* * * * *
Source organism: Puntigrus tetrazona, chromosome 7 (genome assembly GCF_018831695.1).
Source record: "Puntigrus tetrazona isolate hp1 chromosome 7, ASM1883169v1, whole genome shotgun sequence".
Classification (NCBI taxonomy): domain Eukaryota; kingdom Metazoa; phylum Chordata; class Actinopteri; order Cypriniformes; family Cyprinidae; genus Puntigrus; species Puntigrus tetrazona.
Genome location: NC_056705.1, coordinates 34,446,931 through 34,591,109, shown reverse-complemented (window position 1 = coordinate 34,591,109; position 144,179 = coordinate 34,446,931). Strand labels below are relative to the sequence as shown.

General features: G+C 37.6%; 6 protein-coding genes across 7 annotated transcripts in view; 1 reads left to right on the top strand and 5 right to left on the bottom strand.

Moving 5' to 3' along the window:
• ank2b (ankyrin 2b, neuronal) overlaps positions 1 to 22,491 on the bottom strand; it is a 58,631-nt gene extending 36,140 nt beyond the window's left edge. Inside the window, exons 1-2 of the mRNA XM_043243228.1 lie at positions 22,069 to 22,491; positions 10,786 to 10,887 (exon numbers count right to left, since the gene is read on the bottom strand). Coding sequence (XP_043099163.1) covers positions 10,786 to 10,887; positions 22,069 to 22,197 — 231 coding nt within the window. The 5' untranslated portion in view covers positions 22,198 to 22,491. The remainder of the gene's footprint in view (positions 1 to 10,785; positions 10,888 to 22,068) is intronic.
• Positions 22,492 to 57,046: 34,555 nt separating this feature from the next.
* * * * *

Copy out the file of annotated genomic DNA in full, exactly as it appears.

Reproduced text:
Source organism: Puntigrus tetrazona, chromosome 7 (genome assembly GCF_018831695.1).
Source record: "Puntigrus tetrazona isolate hp1 chromosome 7, ASM1883169v1, whole genome shotgun sequence".
Classification (NCBI taxonomy): domain Eukaryota; kingdom Metazoa; phylum Chordata; class Actinopteri; order Cypriniformes; family Cyprinidae; genus Puntigrus; species Puntigrus tetrazona.
Genome location: NC_056705.1, coordinates 34,446,931 through 34,591,109, shown reverse-complemented (window position 1 = coordinate 34,591,109; position 144,179 = coordinate 34,446,931). Strand labels below are relative to the sequence as shown.

General features: G+C 37.6%; 6 protein-coding genes across 7 annotated transcripts in view; 1 reads left to right on the top strand and 5 right to left on the bottom strand.

Moving 5' to 3' along the window:
• ank2b (ankyrin 2b, neuronal) overlaps positions 1 to 22,491 on the bottom strand; it is a 58,631-nt gene extending 36,140 nt beyond the window's left edge. Inside the window, exons 1-2 of the mRNA XM_043243228.1 lie at positions 22,069 to 22,491; positions 10,786 to 10,887 (exon numbers count right to left, since the gene is read on the bottom strand). Coding sequence (XP_043099163.1) covers positions 10,786 to 10,887; positions 22,069 to 22,197 — 231 coding nt within the window. The 5' untranslated portion in view covers positions 22,198 to 22,491. The remainder of the gene's footprint in view (positions 1 to 10,785; positions 10,888 to 22,068) is intronic.
• Positions 22,492 to 57,046: 34,555 nt separating this feature from the next.